Olympic star Biles reacts after US broadcaster is accused of ‘shaming’ athlete

NBC has been criticized for its Winter Olympics coverage of Mikaela Shiffrin after the skiier crashed out of the slalom at the Beijing Games Read Full Article at RT.com

Olympic star Biles reacts after US broadcaster is accused of ‘shaming’ athlete

NBC has drawn criticism over its portrayal of a devastated Team USA great as she sat on the slopes after crashing

Pre-Winter Olympics favorite Mikaela Shiffrin crashed out after an early mistake in the winter slalom at the Beijing Games – and Simone Biles, whose mental health troubles at the Tokyo Olympics led to calls for greater consideration for athletes from the media and public, offered her support after American broadcaster NBC drew scorn for appearing to show the two-time champion suffering.

2014 slalom and 2018 giant slalom gold medalist Shiffrin held her head in her hands and gave an emotional interview in the aftermath of her second successive fall in a skiing race, suggesting that she may not fulfil her expected total of five events across the Games.

NBC, which faced accusations of hypocrisy after Biles' shock withdrawal from events at the 2020 Olympics from critics who believed its coverage had ramped up the pressure on the gymnastics great beforehand, again came under scrutiny for its coverage.

"NBC learned absolutely nothing from Simone Biles," fumed one viewer. "Now they are doing the same thing to Mikaela Shiffrin and it’s infuriating."

Four-time Olympic gymnastics champion Biles, who returned to win a balance beam bronze in Tokyo, is an inspiration to many athletes in Beijing who feel empowered to address mental health issues publicly.

Biles used her Twitter account, which has more than 1.7 million followers, to show her support for Shiffrin, then retweeted a message from human rights activist Charlotte Clymer.

"I don't know," Clymer rued in an apparent opinion on Shiffrin's treatment. "Shaming people just because they didn't perform well at the Olympics feels like the opposite of why we supposedly have the Olympics in the first place."

Shiffrin was clearly distraught as she struggled to gather herself and reflect on her slip on her first run.

"I had every intention to go full gas," the 26-year-old told one of the outlets to interview her, Eurosport, while her voice cracked as she admitted she was trying to process what had happened.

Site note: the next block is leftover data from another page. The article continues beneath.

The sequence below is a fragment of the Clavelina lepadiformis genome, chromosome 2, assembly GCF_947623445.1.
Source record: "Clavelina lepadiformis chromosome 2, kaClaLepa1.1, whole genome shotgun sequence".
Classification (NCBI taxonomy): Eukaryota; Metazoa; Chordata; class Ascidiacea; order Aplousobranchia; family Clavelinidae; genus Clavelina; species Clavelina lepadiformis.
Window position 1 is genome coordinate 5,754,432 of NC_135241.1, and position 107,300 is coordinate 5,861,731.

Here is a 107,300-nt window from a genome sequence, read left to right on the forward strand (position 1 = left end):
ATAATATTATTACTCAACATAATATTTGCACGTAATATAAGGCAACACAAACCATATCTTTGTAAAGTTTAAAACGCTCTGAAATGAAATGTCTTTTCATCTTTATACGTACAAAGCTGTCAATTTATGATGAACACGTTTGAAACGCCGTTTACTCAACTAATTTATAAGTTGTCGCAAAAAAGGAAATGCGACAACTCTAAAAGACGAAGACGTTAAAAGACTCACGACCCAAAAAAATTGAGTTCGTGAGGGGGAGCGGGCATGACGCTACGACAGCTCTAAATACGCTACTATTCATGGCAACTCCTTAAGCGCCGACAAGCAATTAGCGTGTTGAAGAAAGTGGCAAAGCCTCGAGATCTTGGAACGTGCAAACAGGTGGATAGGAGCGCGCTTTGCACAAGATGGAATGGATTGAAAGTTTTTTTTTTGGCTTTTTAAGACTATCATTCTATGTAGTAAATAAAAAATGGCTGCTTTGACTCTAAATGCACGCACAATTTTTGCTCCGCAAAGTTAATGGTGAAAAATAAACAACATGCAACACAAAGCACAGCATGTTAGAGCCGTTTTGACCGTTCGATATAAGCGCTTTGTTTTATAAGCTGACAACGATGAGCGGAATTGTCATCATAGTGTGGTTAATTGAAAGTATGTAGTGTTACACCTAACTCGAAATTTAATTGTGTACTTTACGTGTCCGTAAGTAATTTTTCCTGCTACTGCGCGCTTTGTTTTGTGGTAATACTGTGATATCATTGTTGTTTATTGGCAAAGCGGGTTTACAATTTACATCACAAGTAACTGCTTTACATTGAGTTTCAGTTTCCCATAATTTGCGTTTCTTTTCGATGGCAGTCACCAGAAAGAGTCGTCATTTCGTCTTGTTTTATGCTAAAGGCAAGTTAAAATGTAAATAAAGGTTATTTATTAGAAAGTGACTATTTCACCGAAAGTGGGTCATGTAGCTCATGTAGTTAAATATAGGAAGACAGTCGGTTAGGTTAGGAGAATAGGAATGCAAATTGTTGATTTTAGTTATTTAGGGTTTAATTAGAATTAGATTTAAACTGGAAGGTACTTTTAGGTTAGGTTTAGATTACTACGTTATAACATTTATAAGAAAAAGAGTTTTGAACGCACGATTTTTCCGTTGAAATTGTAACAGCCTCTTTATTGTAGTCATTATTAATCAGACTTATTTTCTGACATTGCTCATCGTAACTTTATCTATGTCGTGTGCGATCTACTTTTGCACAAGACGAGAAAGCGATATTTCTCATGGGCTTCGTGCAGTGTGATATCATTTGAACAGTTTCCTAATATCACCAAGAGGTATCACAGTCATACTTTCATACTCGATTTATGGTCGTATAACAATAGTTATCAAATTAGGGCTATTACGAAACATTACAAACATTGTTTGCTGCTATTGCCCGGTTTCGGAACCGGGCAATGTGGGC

"There wasn't really space on the course to slip, not even a little bit. I didn't give myself space for that.

"In my experience, that mentality has brought my best skiing. Today, I went out on the fifth gate.

"It makes me second-guess the last 15 years – everything I knew about my own skiing and slalom and racing mentality.

"I'm just processing a lot and I feel really bad. There's a lot more going on today than just my little situation but I feel really bad for doing that."

The four-time world champion hinted that teammates could take her place in the remaining races she is due to take part in.

Mental health concerns have been an early feature of the Winter Olympics. Jamie Anderson, a two-time Team USA Olympic slopestyle champion, said she was planning "time off and self-care" after having an "emotional breakdown" the night before she finished ninth in her competition at the Games.

There were also fears for Belgian skeleton racer Kim Meylemans' wellbeing after she shared a tearful video of herself when she was wrongly taken to a Covid facility amid confusion over her testing status, causing the International Olympic Committee to intervene.

Not everyone agreed with the suggestion that NBC had acted irresponsibly towards Shiffrin.

"Should the media lie and say she did really well?" asked one, while others speculated that the coverage may have been motivated by attracting higher ratings. "That she lived up to expectations? No. What happened, happened."

Shiffrin could target a successful return at the Super-G, downhill and combined races at the Games, which continue until February 20 2022.